Finding Your Way
Our journeys are rarely a straight path. I know, for sure, mine hasn’t been. Though I’ve written stories as long as I can remember, it never occurred to me that I could do this writing thing growing up. I came from a family riddled with poverty. If I needed money, I worked for it on my own. I held down paper routes, two at once. In the summers, I worked for a county program when I turned sixteen. For me, college was the hoped-for way out. Except when you don’t have money, it’s hard to finance it. Loans only went so far. I lasted a year-and-a-half. I came home feeling defeated, like I’d never escape this black hole called poor. Except, around that last half of college, I went to a movie with some friends called Stand by Me. When Chris Chambers’s character says to Gordy that he was born to be a writer, I felt like he was talking to me.
Somehow, when the low-paying jobs I could find then, not having a driver’s license at the time and depending on my dad to drive me to my jobs, I held on to those words. I began to write what would become the first of four books. I didn’t know anything about series back then. I only knew this story was burning inside of me. I had some success in fan fiction at the time and had stories published. I also had a story published in the local newspaper. Hope spurred my writing. I could see a way out, if I didn’t give up. Unfortunately, I met my ex about this time and dreams took a back seat to his wants and needs. It was a nightmare of a marriage and finally, with my son and daughter, we went to the courts for help.
When it was over, I’d found a good-paying job and the kids, and I moved into a small house. I wish I could say things went smoothly from that point, but they didn’t. I was injured on the job and ended up in the office where I spent about four years before they decided they no longer had a position available for me. Things spiraled downhill from there and I had a breakdown. By the time it was over, I learned I had bipolar, something that ran in my family on my dad’s side. Once again, I feared the blackhole would swallow me and my children. Thanks to the mental health agency I went to, and the advice of a lawyer they recommended, I thankfully got disability. I was able to stay home with my kids who’d been through a slew of bad babysitters and I needed to find something else to focus on. That something turned into writing. The world of writing had changed since I’d wanted to write that first story. Back then, I scraped the money together for a word processor, now I had a home computer.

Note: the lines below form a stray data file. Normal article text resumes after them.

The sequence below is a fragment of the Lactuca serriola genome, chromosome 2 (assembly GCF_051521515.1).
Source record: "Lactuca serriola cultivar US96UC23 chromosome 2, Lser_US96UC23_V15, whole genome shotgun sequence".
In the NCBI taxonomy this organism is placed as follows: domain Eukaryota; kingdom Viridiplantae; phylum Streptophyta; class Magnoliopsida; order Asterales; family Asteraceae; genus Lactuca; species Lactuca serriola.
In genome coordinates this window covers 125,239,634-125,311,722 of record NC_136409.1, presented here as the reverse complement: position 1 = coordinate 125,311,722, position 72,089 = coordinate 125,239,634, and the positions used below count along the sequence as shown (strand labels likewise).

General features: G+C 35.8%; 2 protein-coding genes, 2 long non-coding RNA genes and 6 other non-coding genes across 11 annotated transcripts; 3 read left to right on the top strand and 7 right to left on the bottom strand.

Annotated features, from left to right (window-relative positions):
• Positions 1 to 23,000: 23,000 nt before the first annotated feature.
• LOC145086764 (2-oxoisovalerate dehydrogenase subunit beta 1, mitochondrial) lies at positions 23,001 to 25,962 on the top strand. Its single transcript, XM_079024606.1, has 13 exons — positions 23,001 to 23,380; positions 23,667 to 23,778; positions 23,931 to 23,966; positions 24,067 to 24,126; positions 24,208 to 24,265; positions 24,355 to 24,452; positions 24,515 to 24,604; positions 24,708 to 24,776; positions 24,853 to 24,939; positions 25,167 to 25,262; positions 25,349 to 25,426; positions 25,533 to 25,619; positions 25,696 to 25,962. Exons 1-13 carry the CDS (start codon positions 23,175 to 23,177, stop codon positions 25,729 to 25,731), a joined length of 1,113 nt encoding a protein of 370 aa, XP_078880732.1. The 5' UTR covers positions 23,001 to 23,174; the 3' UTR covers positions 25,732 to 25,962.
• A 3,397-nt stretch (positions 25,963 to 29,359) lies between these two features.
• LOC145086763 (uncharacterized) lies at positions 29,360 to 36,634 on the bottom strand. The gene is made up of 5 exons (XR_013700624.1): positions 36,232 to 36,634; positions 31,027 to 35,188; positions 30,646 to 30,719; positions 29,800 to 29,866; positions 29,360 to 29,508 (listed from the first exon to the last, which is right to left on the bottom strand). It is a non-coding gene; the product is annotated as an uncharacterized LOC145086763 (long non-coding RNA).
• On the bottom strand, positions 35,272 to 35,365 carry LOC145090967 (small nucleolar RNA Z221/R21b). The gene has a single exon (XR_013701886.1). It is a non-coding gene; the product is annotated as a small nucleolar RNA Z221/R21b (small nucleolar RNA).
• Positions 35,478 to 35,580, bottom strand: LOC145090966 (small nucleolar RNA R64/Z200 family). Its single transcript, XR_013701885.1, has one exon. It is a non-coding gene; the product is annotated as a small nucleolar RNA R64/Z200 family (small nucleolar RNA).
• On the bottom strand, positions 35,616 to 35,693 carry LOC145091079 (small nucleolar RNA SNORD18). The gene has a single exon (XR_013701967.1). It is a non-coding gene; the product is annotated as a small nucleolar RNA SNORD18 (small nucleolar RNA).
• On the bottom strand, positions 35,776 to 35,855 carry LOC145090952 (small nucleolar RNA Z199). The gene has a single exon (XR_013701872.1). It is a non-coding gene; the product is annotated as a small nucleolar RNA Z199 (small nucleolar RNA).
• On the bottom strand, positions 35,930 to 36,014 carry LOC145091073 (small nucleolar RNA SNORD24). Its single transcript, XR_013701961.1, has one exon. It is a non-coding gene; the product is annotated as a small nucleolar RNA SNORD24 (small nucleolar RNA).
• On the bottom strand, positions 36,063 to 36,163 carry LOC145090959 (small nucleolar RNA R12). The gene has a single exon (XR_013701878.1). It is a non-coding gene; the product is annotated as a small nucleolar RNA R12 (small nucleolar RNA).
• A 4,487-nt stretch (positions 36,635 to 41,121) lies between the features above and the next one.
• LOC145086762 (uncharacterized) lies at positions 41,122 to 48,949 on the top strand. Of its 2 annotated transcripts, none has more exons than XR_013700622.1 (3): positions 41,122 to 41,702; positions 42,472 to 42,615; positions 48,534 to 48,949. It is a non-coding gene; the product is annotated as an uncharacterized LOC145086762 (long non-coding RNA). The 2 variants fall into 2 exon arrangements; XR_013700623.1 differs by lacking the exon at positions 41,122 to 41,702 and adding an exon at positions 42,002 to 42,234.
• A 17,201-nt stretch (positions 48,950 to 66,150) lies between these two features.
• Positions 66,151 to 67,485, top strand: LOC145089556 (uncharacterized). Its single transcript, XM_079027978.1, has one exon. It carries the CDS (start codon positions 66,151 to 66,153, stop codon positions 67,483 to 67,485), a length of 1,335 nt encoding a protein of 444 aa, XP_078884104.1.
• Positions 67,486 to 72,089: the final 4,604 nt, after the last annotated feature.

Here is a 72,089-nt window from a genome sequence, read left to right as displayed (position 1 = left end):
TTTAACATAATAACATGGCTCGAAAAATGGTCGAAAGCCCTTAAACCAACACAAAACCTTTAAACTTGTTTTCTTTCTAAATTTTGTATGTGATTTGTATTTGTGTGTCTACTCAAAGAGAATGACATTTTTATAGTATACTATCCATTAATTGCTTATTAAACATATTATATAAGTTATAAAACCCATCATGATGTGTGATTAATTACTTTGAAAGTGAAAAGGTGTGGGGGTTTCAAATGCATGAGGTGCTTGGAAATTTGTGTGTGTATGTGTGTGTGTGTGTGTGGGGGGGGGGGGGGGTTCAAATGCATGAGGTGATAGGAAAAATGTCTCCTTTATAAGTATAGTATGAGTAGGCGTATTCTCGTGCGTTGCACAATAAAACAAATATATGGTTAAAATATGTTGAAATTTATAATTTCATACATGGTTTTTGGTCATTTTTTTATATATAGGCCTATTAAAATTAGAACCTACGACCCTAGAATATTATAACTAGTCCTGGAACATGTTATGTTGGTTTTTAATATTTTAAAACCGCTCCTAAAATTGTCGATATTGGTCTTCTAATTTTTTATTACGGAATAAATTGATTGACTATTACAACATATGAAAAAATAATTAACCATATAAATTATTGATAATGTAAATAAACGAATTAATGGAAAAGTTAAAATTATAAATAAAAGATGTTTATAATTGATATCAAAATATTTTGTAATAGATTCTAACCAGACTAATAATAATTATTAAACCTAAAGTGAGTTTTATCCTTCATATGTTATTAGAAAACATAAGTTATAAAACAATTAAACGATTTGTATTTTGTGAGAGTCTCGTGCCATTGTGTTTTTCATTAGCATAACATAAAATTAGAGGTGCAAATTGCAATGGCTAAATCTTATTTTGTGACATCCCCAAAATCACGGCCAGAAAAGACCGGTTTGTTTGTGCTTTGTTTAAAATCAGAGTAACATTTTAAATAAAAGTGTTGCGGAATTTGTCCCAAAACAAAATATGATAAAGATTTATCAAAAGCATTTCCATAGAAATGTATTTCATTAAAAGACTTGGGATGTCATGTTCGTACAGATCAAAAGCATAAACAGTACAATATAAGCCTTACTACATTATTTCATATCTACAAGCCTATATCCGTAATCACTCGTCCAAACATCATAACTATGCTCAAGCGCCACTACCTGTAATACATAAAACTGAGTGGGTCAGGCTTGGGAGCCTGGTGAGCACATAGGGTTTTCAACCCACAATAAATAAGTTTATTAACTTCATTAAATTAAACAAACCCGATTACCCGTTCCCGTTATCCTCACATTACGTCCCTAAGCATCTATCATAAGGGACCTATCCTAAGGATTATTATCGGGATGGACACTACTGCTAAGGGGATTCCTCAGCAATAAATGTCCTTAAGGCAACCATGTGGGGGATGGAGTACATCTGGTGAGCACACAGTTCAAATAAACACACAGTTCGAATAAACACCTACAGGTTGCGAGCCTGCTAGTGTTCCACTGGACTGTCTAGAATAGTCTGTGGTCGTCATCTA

I discovered to my panic that despite the craft books I’d read, my knowledge of writing was limited at best. I spent years studying, trying to get things right. It’s only been in the last couple that I feel I have. I met a critique group that helped take my writing to new heights. Now, I’m trying to determine if going with a publisher or self-publishing is right for me. I really can’t afford the funds to do self-publishing well. I guess I’m at a crossroads. I’ve been blogging since 2009 but haven’t had much success with it until the past couple of years. I’m meeting more and more writers and heeding their advice. This year, I want to make an effort to strive to put myself out there as best as I can. Finding your way can take a long time, the paths can become jagged, but if you stick with it, you can make it. That’s my hope.
I write all genres of YA as well as the occasional historical romance. I live in Ohio with my son and daughter and four cats. I have been writing since I was old enough to hold a pencil.
Writing saved me from a dark period in my life. I will be forever grateful to God for this.
It gave me a way to bring in the light and conquer the darkness. That’s the type of hero/heroine I write about. A survivor and those they love. I want to give others hope, and a way back when they think everything is lost.
Some other things I enjoy: genealogy, riding horseback, and, of course, reading.
I hope you will all follow me on my adventure of getting published.